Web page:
Where are they all going?

in Industry Trends

The race to corner the mobile millennial demographic

Millennials have often felt the brunt of harsh generational criticism, often labeled as lazy, overly-ideological and narcissistic.

The stereotypical millennial lives with his parents at 30, still enjoying a blissful second adolescence while reeling from a mountain of college debt and the inevitable onslaught of seismic life choices.

 

Yet, there are suggestions – like those made by Time Magazine – that those umbrella presumptions about millennials aren’t actually indicative of their current life choices. Maybe, those same good-for-nothing, naval-gazing millennials are actually targeting higher paying jobs in more expensive cities.Maybe, those same self-absorbed, lackadaisical millennials are making a firm push to find jobs in areas of high rental rates and home appreciation, while baby boomers meander in the opposite direction.

 

Given that the millennials now make up 26 percent of the U.S. adult population, it is worth some investigation on the part of real estate firms to analyse this generation’s wanderlust and where, exactly, they’re going.

The simple answer: the city.Urbanization is the word when pinpointing the migration of the crucial millennial demographic. They are flocking to metropolises in droves, with Washington DC seeing the most significant uptick given an 87 percent increase in millennial population growth.

According to RealtyTrac, these are the top 10 fastest growing cities in the U.S. based on their respective influx of millennials.

 

Rank

County

State

Metro Area

% Increase in millennial population, 2007-2013

Millennials % of Total Population, 2013

Median Home Price, April 2014

Average Monthly Apartment rent (3 beds), 2014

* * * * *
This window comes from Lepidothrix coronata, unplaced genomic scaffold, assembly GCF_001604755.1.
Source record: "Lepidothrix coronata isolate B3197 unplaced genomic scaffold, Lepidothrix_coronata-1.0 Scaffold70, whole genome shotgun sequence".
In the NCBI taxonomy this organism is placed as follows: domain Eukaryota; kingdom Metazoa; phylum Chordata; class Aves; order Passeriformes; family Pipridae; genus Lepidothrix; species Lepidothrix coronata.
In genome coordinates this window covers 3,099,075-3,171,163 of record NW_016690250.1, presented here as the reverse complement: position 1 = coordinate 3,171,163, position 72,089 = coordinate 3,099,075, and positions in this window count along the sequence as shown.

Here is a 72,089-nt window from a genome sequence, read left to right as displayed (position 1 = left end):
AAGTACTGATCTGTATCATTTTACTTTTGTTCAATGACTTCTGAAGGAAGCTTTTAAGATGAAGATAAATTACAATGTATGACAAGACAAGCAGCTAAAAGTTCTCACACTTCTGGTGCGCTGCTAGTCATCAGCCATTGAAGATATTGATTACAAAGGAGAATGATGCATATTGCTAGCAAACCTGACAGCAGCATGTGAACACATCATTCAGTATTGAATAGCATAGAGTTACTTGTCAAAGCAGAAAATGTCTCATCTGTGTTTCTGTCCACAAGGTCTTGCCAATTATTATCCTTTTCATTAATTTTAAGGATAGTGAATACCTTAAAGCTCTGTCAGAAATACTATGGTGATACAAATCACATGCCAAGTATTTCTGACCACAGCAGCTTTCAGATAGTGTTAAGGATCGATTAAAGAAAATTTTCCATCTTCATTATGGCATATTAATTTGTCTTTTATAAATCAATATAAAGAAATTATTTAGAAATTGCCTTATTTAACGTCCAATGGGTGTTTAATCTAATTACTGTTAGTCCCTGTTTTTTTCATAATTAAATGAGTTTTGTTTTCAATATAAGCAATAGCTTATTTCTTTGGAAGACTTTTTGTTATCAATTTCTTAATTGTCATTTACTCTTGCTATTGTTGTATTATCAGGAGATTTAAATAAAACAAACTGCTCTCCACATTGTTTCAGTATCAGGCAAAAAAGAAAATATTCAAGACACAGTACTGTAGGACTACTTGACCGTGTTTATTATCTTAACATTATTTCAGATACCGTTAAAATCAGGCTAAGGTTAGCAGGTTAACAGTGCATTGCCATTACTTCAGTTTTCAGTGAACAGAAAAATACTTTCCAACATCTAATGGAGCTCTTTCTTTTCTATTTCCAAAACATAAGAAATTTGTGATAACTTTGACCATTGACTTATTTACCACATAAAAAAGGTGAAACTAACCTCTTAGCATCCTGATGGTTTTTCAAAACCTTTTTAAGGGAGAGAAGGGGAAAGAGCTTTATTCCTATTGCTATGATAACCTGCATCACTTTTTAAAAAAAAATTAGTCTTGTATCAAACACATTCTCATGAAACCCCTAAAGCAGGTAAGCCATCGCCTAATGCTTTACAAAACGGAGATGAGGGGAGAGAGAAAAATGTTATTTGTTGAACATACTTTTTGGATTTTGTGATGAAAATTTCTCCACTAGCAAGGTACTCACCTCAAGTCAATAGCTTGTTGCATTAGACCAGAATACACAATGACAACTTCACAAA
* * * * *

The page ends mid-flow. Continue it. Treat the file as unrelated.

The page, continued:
1

Arlington County

Va.

Washington DC

82%

39%

$505,000

$1,996

2

Alexandria City

Va.

Washington DC

81%

34%

$465,000

$1,996

3

Orleans Parish

La.

New Orleans

71%

30%

$140,000

$1,190

4

San Francisco County

Calif.

San Francisco

68%

32%

$950,000

$2,657

5

Denver County

Colo.

Denver

57%

33%

$270,000

$1,409

6

Montgomery County

Tenn.

Clarksville

46%

31%

$128,000

$1,016

7

Hudson County

N.J.

New York

44%

31%

$330,000

$1,643

8

New York County

N.Y.

New York

43%

32%

$850,000

$1,852

9

Multnomah County

Ore.

Portland

41%

28%

$270,000

$1,359

10

Davidson County

Tenn.

Nashville

37%

29%

$160,000

$1,131

 

Other noteworthy factors include differences in lifestyle and a likelihood to be more nomadic where “shoebox apartments take precedence over white picket fences”. Millennials are changing current paradigms of how and where people work and live. With more people working from home than ever (with millennials leading the charge), the concept of “home” will be continuously in flux (and probably even more urban).

Millennials want to be where the action is and, despite jumping into a less-than-ideal job market (though it is improving) with high student debt, renting apartments and being in the heart of urban life remains a high priority for them. With many not qualified for a mortgage, and in no immediate need to finance a house given delays in marriage (and having a family), the rental market currently serves as the most suitable option. The rent surge is so strong, in fact, that European countries are even calling millennials “generation rent”.

Understanding where millennials are going and, more importantly, why they’re going those places, is the first step to targeting the largest demographic group since the baby boomers.

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